Codependency Recovery and Managing Anxiety, Part II: Relaxation

A close-up picture of a woman's face shows her smiling and breathing deeply. In the first article in this series I discussed getting support from a therapist, finding out the facts, and beginning a regular exercise routine. After aerobic exercise, the next step to managing your anxiety is to learn relaxation training. Just as we have a stress response that raises our heart rate and speeds up our respiration, we have a relaxation response that does the opposite. Our relaxation training focuses on breathing properly. Sounds simple, right? We breathe constantly all our lives. Unknowingly, when we feel stressed, our breathing becomes shallow; we rapidly inhale and barely exhale until, finally, our body has to breathe out and we generally sigh. In order to sigh, one has to exhale.

To learn relaxation breathing, first become aware of your respiration. Inhale and exhale several times. The key to relaxation is to exhale fully. Relaxation training requires a daily practice session to become proficient in it. When you practice, please start with the following:

  • Find a quiet, comfortable environment
  • Wear loose fitting clothes
  • Sit with your legs uncrossed
  • Keep your hands relaxed and at your sides
  • Relax your jaw
  • Breathe in through your nose and out through your mouth

There are various breathing patterns that you may use. A beginner should breathe in for three seconds and out for three seconds, repeating this three times. It is not easy to exhale when you feel anxious, so the practice will help. Keep practicing and gradually increase the number of seconds you inhale and exhale. When you increase to four seconds, breathe in for four seconds and out for four seconds, repeating this four times. You may keep increasing up to a maximum of six-second inhalations and  six-second exhalations, repeating this six times. Remember, always try to breathe all the way out. Try to force the last little bit of air out. Another tip that many people find helpful is to imagine inhaling calming air and exhaling all the stress and tension.

For many, the simple act of inhaling and exhaling deeply is enough to decrease their anxiety. Others may benefit from taking the relaxation process to the next level. The next level includes three different options. They are:

Guided Imagery

Before beginning the second level of relaxation, first do your deep-breathing exercise. With guided imagery, you imagine yourself in a scene that is relaxing to you. For some people it is being close to the ocean, mountains, in a forest, or other outdoor area. For others, it might be sitting in a hot tub, having a pedicure, or being at home with no children to take care of or interrupt you. Whatever it is, imagine what you see, hear, and feel. Some people find this easier to do with their eyes closed. Really spend time exploring all the sensory input you would feel in that setting.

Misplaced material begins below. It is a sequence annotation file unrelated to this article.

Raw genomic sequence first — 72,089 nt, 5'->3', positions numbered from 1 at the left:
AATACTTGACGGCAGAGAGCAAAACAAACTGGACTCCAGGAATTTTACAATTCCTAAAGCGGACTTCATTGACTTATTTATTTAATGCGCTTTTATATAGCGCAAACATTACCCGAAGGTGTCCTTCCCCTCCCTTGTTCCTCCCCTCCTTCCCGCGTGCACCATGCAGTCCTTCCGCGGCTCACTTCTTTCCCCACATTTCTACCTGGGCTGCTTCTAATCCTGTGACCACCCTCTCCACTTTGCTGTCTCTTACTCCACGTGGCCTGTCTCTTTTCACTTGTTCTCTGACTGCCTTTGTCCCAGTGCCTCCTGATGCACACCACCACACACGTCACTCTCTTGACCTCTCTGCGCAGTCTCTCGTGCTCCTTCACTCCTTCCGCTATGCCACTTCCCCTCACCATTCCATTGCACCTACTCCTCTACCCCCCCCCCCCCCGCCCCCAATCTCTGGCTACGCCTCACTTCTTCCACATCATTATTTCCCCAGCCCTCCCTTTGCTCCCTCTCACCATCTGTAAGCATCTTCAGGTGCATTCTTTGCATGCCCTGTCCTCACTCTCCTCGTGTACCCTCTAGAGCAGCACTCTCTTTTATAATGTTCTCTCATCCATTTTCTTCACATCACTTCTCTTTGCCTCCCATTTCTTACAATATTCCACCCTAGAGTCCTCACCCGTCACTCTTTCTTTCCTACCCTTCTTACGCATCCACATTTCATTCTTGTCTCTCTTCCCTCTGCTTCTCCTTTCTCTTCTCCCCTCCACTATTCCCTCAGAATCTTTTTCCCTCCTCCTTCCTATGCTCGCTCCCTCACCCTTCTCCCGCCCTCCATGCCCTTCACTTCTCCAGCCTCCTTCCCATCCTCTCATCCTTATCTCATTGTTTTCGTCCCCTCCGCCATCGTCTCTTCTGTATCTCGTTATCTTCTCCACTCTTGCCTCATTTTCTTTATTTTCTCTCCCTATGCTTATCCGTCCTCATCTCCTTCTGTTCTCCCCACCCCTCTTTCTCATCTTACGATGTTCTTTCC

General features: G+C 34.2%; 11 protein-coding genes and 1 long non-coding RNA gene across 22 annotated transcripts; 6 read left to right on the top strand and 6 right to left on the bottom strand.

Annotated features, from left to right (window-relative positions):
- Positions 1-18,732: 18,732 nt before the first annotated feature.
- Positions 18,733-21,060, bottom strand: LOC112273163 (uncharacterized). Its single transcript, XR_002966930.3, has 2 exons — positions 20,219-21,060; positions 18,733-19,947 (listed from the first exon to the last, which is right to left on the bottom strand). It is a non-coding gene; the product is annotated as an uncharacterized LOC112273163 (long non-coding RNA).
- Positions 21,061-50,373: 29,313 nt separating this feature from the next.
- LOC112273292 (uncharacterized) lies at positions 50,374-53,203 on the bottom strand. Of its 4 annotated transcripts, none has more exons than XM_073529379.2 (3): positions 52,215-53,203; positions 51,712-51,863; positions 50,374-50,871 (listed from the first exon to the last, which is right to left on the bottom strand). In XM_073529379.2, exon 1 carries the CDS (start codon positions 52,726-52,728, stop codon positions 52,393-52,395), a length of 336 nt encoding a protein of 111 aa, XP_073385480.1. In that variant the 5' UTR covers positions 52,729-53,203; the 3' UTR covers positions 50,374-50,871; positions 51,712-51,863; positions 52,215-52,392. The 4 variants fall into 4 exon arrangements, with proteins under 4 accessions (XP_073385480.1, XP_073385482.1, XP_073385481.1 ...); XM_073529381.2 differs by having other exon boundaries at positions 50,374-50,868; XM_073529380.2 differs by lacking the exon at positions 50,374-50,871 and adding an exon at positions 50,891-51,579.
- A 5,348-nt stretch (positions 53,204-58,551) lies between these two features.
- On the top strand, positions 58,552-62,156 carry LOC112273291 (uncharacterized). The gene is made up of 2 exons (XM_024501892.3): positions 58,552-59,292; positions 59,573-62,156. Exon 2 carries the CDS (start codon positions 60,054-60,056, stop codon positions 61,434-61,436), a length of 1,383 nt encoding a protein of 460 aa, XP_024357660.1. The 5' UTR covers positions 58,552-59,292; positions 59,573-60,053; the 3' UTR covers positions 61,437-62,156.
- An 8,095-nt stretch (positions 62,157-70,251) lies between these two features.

Autogenic Messages

With autogenic messaging, you attempt to do self-hypnosis by giving yourself a soothing message. Repeat each message three times, then say, “I feel calm and relaxed.” For example, you may say, “My right arm is heavy, my right arm is heavy, my right arm is heavy, and I feel calm and relaxed.” You would then continue on with the same repeated message to your left arm, your right leg, your left leg, and your whole body.

Progressive Muscle Relaxation

You may have done progressive muscle relaxation at the end of an exercise class. With progressive muscle relaxation, you tighten each muscle in the body, one at a time, for eight seconds, and then let them go for eight seconds, while you feel all the tension leaving your body. You begin with your feet, and then individually progress to your calves, thighs, buttocks, lower abdominals, upper abdominals, hands, arms, shoulders, chest, and face. In each case, you tighten for eight seconds, release for eight seconds, then progress to the next one. At the very end, you tighten them all in order, beginning with the feet and ending with the face. During this process, you do not release until the very end. At the end, imagine releasing all the tension from your body. When you inhale, imagine you are breathing in calming air, and when you exhale, you are breathing out all of the stress.

Exercise and relaxation training will give you a good start managing your anxiety. These are both healthy techniques. The next step is cognitive behavioral techniques, which is a fancy way of saying changing your thinking and behaviors.

© Copyright 2010 by Joyce Henley, MSW, LCSW, CEAP, SAP, therapist in O Fallon, Missouri. All Rights Reserved. Permission to publish granted to GoodTherapy.org.

The preceding article was solely written by the author named above. Any views and opinions expressed are not necessarily shared by GoodTherapy.org. Questions or concerns about the preceding article can be directed to the author or posted as a comment below.

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  • viki

    viki

    November 22nd, 2010 at 12:46 PM

    it’s amazing how a breathing technique can help so much.I constantly used to be stressed.and that is when a friend suggested a form of yoga with a stress on breathing techniques.I have been using it ever since and feel much relaxed and less stressed now.

  • Joyce McLeod Henley

    Joyce McLeod Henley

    November 22nd, 2010 at 5:25 PM

    Vicki, thank you for sharing your experience. I am so glad that you have benefitted from your yoga and deep breathing. You are using such a wonderful, healthy way to handle anxiety. Best of all, it works!

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